Highlights from Queen Anne’s County
“Queen Anne’s County is pleased to participate in the resilience Planning and Financing with Charles County, Anne Arundel County and the University of Maryland’s School of Public Policy,” said County Administrator Todd Mohr. “These continuing efforts will provide a solid foundation for making appropriate financial decisions to protect vital infrastructure and property in the future.”
Queen Anne’s County Commissioners formed the climate resilience workgroup in September 2019 to prioritize resilience strategies and identify financing options with other partner counties. In his remarks, Mr. Mohn spoke about the importance of climate resilience for rural communities. He emphasized that, while some initiatives have been directed by State and Federal legislation, Queen Anne’s county is pursuing much coastal resilience planning efforts voluntarily. The county is guided by its March 2016 Sea Level Rise and Coastal Vulnerability Assessment and Implementation Plan. This document assesses infrastructure upgrades on Kent Island and the impacts of sea-level rise and coastal vulnerability and informed the resilience planning sections of the 2018 Hazard Mitigation Plan. Queen Anne’s County is a member of the Eastern Shore Climate Adaptation Partnership and is working with its partners to draft a Nuisance Flooding Plan.
Highlights from City of Annapolis
“Sea level rise stresses the need for partnerships,” said Annapolis Mayor Gavin Buckley. “The City has partnered with Historic Annapolis, the University of Maryland School of Public Policy, Anne Arundel County, and other state and federal partners such as FEMA and the Naval Academy. We are grateful for the efforts of Senator Elfreth and Delegate Lierman for their sponsorship of state legislation to allow local jurisdictions to establish resilience financing authorities. These partnerships will allow us to move forward in our efforts to ensure a resilient capital city.”
For the past six months, the City of Annapolis staff has been evaluating the City’s assets to determine what actions and financing are necessary to mitigate the risks and threats of climate change. Annapolis’ historic downtown is directly vulnerable to sea-level rise, and the City has developed short-term, mid-term, and long-term measures to address tidal flooding. On Tuesday evening, the City Dock Action Committee unveiled its consensus plan for the redevelopment of City Dock. This plan will ensure the crown jewel of Annapolis is a beautiful public space for families, residents, and tourists to gather that is also resilient to tidal flooding.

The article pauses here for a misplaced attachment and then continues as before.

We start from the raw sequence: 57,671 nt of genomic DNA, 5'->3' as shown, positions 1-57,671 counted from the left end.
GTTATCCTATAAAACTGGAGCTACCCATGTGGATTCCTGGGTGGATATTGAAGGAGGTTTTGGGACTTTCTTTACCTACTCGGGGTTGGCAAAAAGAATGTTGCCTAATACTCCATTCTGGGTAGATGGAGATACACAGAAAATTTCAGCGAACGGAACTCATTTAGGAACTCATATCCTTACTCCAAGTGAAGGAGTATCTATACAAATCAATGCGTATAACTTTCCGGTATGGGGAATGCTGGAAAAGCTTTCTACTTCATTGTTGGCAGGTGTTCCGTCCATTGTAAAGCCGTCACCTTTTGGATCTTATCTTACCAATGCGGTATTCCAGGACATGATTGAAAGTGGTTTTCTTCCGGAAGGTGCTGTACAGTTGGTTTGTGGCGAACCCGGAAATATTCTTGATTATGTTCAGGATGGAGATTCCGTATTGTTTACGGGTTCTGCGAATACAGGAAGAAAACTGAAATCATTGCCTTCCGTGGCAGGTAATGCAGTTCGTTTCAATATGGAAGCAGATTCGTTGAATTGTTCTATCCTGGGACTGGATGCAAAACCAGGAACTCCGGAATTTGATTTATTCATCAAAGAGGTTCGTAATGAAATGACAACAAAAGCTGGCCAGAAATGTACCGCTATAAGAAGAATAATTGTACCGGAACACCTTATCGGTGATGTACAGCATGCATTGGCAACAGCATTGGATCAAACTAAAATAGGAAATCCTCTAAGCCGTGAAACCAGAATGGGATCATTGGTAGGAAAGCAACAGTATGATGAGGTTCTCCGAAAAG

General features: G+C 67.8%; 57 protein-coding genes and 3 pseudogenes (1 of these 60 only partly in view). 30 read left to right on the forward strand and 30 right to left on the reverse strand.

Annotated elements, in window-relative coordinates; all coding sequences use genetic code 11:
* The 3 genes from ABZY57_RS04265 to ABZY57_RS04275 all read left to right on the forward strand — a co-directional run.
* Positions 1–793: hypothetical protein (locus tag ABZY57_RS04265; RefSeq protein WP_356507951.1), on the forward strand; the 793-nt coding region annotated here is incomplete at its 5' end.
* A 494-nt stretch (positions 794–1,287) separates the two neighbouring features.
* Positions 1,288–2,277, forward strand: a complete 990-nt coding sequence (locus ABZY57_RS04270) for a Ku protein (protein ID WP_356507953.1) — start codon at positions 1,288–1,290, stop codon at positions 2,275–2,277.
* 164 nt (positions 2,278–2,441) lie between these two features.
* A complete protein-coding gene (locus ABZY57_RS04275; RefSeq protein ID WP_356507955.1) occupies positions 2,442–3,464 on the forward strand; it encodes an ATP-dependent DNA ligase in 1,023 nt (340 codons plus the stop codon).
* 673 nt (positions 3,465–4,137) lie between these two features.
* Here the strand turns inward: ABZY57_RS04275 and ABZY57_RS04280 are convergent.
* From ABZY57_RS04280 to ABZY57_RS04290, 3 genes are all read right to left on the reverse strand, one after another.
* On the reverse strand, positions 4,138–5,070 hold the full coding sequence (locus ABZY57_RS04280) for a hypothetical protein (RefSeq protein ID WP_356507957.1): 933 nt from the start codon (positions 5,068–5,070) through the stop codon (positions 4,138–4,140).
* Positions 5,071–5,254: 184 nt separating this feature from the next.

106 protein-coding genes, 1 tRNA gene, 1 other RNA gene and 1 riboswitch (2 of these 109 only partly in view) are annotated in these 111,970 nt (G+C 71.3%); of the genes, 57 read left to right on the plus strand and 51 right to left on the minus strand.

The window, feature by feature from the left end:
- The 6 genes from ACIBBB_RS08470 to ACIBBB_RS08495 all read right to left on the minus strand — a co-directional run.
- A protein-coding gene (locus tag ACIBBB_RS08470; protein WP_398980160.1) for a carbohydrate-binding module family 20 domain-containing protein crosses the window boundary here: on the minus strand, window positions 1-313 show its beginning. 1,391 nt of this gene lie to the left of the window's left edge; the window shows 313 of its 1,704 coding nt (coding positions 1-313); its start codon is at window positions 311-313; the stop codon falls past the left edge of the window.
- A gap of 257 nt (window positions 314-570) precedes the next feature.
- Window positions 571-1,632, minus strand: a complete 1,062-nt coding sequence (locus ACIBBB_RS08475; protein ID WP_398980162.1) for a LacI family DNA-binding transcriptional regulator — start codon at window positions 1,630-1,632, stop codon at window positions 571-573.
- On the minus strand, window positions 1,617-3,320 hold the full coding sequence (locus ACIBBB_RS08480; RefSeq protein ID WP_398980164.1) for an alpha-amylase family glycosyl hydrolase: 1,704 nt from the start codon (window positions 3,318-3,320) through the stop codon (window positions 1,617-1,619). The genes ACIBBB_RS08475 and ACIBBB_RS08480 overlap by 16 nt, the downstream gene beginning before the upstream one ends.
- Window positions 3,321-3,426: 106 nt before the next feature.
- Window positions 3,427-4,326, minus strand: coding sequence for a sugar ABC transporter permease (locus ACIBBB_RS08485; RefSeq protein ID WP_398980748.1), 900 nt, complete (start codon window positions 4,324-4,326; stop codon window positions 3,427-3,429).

The Southern Maryland Chronicle is a local, small business entrusted to provide factual, unbiased reporting to the Southern Maryland Community. While we look to local businesses for advertising, we hope to keep that cost as low as possible in order to attract even the smallest of local businesses and help them get out to the public. We must also be able to pay employees(part-time and full-time), along with equipment, and website related things. We never want to make the Chronicle a “pay-wall” style news site.
To that end, we are looking to the community to offer donations. Whether it’s a one-time donation or you set up a reoccurring monthly donation. It is all appreciated. All donations at this time will be going to furthering the Chronicle through hiring individuals that have the same goals of providing fair, and unbiased news to the community. For now, donations will be going to a business PayPal account I have set-up for the Southern Maryland Chronicle, KDC Designs. All business transactions currently occur within this PayPal account. If you have any questions regarding this you can email me at email@example.com
Thank you for all of your support and I hope to continue bringing Southern Maryland the best news possible for a very long time. — David M. Higgins II